Two Value-Plays Held By Brian Kelly’s Asian Century Quest
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Asian Century Quest Capital, managed by Brian Kelly, is a New York-based hedge fund with additional offices in Japan and Hong Kong. The fund holds an estimated $2.5 billion in assets under management, and primarily utilizes a bottom-up, fundamentally focused strategy that invests in long/short equities. As the name would suggest, Asian Century Quest has an emphasis on the Japanese and Korean markets. In fact, as of Brian Kelly’s most recent filing with the SEC, the entire value of his 13F portfolio is a little over $400,000, which is significantly smaller than the manager’s overall AUM.
While we cannot measure Asian Century Quest’s returns in their entirety, it is possible to analyze the returns generated by the U.S.-based stocks reported in its Form 13F. As seen on Insider Monkey’s list of worst performing hedge funds, Asian Century Quest’s 13F portfolio lost 18.3% in the second quarter, making it the third worst performance in the industry, behind Kevin Michael Ulrich’s Anchorage Advisors, and Marc Lasry’s Avenue Capital. Without further ado, here are two stocks that burned Brian Kelly’s fund over this timeframe.
Baidu.com (NASDAQ: BIDU)
Between March 31st and June 30th, shares of China’s most dominant search provider returned -21.5% to fall below $110, before a strong second quarter earnings report pushed the stock back above the $130 mark. Interestingly, the stock has been in the red over the past few weeks amid fears that the company may lose traffic to the newer Qihoo 360 Technology, which is already estimated to have taken 10-15% of the Chinese search engine market share.
At its current price in the $115 range, Baidu trades at a Price-to-Earnings ratio (29.8X) that is far below its own post-recessionary average (55.8X). More importantly, Baidu trades at a PEG ratio of 0.71, meaning that growth-related fears may have pushed this stock’s selloff too far. With EPS growth expected to average 41.9% a year over the next half-decade, fairly valued shares of Baidu can flirt with their previous highs. Brian Kelly seems to agree, as he still holds nearly 14% of his 13F portfolio in the stock, worth a total value of almost $5.8 million.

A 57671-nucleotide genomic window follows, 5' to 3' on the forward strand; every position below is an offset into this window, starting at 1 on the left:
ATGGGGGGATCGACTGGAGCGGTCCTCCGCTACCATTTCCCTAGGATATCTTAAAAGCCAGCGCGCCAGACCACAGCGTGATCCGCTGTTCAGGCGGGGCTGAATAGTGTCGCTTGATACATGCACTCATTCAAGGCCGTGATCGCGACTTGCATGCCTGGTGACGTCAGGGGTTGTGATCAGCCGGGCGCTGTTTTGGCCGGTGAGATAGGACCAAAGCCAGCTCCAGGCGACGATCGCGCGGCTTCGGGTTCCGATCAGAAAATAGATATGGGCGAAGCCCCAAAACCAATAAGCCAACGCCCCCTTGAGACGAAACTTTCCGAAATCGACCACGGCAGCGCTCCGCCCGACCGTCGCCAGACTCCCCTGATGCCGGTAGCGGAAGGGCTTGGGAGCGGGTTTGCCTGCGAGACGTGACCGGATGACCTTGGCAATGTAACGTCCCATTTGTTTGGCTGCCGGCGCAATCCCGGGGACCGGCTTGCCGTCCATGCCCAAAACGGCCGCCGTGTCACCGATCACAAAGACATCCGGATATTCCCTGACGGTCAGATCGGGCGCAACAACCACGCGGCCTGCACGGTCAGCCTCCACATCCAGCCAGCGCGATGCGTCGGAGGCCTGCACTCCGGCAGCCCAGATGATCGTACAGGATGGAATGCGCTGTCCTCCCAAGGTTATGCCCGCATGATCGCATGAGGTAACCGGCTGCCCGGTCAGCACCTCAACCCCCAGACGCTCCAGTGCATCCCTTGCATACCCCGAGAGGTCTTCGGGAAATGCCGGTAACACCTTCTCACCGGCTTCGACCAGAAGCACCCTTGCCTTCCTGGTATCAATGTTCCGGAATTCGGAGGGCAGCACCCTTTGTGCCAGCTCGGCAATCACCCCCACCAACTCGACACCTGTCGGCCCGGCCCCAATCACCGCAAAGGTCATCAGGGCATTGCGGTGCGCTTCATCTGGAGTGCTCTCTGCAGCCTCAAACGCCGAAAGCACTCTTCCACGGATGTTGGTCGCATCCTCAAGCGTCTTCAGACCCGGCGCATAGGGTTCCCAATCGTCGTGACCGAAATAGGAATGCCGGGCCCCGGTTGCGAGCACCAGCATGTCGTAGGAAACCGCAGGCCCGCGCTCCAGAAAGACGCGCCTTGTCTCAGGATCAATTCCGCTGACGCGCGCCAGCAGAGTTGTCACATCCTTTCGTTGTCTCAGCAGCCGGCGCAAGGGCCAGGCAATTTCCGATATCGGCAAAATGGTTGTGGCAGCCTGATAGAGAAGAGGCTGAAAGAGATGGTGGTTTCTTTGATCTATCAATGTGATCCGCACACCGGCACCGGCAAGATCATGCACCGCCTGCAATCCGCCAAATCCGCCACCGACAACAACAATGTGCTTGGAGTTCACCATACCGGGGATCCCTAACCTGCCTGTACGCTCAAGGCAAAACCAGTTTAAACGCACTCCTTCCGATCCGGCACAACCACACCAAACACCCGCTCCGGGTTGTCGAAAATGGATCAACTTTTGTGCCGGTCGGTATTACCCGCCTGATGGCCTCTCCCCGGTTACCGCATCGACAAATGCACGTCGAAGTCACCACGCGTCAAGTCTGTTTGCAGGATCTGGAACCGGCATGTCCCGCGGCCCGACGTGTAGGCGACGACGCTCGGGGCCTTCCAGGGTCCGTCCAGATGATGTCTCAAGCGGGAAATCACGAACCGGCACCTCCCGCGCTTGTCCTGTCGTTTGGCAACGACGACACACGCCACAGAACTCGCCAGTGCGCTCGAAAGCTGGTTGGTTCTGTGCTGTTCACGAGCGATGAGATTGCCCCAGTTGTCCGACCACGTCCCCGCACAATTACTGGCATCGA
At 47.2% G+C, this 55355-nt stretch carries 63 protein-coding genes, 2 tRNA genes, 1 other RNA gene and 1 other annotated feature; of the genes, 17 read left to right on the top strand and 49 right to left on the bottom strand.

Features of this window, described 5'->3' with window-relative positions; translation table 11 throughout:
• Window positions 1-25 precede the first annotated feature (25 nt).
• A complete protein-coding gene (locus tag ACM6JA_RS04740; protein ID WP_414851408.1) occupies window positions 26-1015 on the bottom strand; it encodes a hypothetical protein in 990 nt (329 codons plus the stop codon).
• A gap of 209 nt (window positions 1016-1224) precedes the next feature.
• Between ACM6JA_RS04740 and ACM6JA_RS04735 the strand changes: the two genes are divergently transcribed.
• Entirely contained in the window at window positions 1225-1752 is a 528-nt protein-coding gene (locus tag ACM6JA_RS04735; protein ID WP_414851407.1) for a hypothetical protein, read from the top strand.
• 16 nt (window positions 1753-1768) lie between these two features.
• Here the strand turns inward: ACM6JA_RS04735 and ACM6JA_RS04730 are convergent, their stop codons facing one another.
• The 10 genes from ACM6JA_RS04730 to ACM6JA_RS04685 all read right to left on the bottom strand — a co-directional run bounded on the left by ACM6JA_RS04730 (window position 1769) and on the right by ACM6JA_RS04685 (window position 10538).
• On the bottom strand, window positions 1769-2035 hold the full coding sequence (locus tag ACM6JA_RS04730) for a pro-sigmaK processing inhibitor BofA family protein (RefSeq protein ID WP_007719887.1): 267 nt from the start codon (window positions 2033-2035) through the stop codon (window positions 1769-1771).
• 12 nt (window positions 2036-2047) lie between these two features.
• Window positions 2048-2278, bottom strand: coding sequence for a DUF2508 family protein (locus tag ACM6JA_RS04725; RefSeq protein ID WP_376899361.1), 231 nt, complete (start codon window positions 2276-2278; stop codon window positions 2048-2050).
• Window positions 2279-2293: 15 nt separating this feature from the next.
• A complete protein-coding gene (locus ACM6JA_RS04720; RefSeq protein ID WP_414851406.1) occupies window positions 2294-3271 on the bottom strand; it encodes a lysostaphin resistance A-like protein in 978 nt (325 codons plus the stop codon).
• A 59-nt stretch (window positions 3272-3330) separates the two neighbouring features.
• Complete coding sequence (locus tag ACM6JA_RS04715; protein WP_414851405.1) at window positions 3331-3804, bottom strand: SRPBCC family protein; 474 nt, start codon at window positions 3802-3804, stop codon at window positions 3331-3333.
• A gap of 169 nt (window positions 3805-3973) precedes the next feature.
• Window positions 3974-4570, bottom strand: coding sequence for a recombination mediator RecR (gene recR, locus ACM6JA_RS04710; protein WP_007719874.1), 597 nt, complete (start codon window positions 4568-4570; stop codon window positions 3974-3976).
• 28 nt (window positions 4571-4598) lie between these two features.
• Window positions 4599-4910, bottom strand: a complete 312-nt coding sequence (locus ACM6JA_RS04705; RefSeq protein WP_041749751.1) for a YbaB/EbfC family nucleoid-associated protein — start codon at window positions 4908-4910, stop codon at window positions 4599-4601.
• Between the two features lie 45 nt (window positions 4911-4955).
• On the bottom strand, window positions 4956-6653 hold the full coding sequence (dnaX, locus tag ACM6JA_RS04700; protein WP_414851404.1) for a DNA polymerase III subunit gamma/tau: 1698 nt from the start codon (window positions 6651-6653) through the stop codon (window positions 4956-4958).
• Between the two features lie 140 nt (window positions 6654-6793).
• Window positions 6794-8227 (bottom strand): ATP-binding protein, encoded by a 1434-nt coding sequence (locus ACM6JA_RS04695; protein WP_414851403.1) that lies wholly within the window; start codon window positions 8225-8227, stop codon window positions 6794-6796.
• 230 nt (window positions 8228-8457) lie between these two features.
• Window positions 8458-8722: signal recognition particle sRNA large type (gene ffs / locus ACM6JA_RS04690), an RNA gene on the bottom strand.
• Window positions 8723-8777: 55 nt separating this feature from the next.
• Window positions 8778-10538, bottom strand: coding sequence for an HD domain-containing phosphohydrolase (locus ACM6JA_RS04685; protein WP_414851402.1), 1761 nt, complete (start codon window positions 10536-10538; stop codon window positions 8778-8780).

Melco Crown Entertainment (NASDAQ: MPEL)
Melco Crown Entertainment is the only casino company trading on American exchanges that is entirely focused on the Chinese gambling industry. The company operates in the country’s Macau region, where it has grown its top line by almost 40% a year since 2009, above the Macanese (32.0%), and global (7.9%) casino industry norms. Melco Crown Entertainment finally turned the corner toward profitability in 2011, generating earnings of 55 cents a share, and early estimates predict that the company will grow its bottom line by 31.7% a year through 2016.
Interestingly, the stock trades at a bargain basement PEG ratio of 0.53, below U.S. traded peers like Las Vegas Sands (NYSE: LVS) at 1.11, and Wynn Resorts (NASDAQ: WYNN) at 1.31, so there looks to be some value here. While it appears that investors have not fully noticed Melco Crown Entertainment’s growth prospects, it should be noted that China’s ongoing economic slowdown might prove too strong a headwind to overcome, at least over the next 12-16 months.
Aside from its cheap valuation, we like this stock over the long run because of the various transportation projects that are ongoing in the Macau region. The most notable undertakings include a new high-speed rail network and the Hong Kong-Zhuhai-Macau bridge system, which is expected to reduce the average travel time between Macau and Hong Kong from four hours to a little over 30 minutes. The two projects are expected to be completed around 2015, and will likely provide a nice boost to Melco Crown Entertainment’s facilities here.
As mentioned above, both Baidu and Melco Crown Entertainment are held by Brian Kelly’s Asian Century Quest, and comprise a little more than one-fifth of the manager’s overall 13F portfolio. While both of these stocks did burn Kelly quite badly in the second quarter, it looks like they may provide good value over the long term. For a complete listing of the hedge funds that hold both of these stocks, continue reading here for Baidu, and here for Melco Crown Entertainment.
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This article is written by Jake Mann and edited by Meena Krishnamsetty. They don't own shares in any of the stocks mentioned in this article. The Motley Fool owns shares of Baidu. Motley Fool newsletter services recommend Baidu. Try any of our Foolish newsletter services free for 30 days. We Fools may not all hold the same opinions, but we all believe that considering a diverse range of insights makes us better investors. The Motley Fool has a disclosure policy.If you have questions about this post or the Fool’s blog network, click here for information.